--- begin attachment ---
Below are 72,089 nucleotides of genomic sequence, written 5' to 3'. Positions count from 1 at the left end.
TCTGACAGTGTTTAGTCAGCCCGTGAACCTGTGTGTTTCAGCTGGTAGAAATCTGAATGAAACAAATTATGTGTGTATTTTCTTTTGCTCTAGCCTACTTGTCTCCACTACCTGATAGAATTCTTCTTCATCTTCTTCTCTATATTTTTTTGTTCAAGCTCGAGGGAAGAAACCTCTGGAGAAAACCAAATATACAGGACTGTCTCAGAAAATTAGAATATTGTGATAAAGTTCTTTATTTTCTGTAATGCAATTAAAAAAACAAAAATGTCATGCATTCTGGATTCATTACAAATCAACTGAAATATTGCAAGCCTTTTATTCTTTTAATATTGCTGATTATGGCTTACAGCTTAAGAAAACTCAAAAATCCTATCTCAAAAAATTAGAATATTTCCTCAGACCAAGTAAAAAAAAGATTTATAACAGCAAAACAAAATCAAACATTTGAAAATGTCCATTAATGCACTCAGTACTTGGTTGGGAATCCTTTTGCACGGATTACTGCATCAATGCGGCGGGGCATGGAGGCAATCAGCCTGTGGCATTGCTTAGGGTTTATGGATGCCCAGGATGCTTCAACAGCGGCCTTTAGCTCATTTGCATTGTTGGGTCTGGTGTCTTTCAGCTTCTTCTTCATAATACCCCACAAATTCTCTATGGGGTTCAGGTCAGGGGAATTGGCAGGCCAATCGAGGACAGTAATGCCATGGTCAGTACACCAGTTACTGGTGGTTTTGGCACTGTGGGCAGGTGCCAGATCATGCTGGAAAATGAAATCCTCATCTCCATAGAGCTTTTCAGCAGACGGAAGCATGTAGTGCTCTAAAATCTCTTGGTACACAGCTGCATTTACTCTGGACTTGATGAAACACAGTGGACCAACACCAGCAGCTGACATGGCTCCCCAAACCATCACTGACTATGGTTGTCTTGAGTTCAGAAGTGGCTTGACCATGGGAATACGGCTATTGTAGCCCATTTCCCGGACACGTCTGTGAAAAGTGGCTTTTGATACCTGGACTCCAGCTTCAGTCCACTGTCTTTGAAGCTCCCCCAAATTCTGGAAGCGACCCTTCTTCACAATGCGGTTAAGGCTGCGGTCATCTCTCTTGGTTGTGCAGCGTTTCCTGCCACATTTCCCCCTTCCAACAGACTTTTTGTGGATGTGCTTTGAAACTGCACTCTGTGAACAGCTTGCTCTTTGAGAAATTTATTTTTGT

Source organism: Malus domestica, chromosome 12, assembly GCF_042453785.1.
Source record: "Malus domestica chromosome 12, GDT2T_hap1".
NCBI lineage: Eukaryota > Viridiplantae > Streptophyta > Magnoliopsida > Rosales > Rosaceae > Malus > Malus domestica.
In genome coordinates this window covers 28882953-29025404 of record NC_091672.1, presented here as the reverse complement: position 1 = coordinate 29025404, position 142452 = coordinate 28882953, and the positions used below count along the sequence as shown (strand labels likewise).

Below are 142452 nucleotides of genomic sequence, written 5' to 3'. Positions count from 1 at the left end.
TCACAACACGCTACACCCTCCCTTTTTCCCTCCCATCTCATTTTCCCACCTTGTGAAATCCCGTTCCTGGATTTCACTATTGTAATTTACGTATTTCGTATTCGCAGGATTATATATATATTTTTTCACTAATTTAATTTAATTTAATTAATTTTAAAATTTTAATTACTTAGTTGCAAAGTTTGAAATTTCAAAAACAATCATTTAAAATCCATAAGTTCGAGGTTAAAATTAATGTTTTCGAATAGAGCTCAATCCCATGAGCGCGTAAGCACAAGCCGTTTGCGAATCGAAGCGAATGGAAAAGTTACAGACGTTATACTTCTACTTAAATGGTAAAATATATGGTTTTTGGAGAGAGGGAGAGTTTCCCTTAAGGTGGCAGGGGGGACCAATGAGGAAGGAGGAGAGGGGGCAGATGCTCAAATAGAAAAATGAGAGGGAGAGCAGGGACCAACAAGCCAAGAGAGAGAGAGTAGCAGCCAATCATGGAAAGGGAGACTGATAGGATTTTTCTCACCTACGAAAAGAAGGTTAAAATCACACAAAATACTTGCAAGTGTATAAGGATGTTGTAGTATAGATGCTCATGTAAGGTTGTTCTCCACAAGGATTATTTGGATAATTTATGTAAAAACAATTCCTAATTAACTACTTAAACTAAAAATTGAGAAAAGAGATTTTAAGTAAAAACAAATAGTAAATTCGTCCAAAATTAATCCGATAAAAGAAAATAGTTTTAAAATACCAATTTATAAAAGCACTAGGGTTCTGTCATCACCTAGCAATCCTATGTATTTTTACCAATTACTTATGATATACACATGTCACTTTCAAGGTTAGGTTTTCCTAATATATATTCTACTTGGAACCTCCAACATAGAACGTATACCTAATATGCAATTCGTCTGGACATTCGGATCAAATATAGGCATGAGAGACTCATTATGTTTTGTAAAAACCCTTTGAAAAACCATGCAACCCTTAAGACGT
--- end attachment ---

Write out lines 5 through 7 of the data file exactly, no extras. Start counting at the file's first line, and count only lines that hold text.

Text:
NCBI lineage: Eukaryota > Viridiplantae > Streptophyta > Magnoliopsida > Rosales > Rosaceae > Malus > Malus domestica.
In genome coordinates this window covers 28882953-29025404 of record NC_091672.1, presented here as the reverse complement: position 1 = coordinate 29025404, position 142452 = coordinate 28882953, and the positions used below count along the sequence as shown (strand labels likewise).

Below are 142452 nucleotides of genomic sequence, written 5' to 3'. Positions count from 1 at the left end.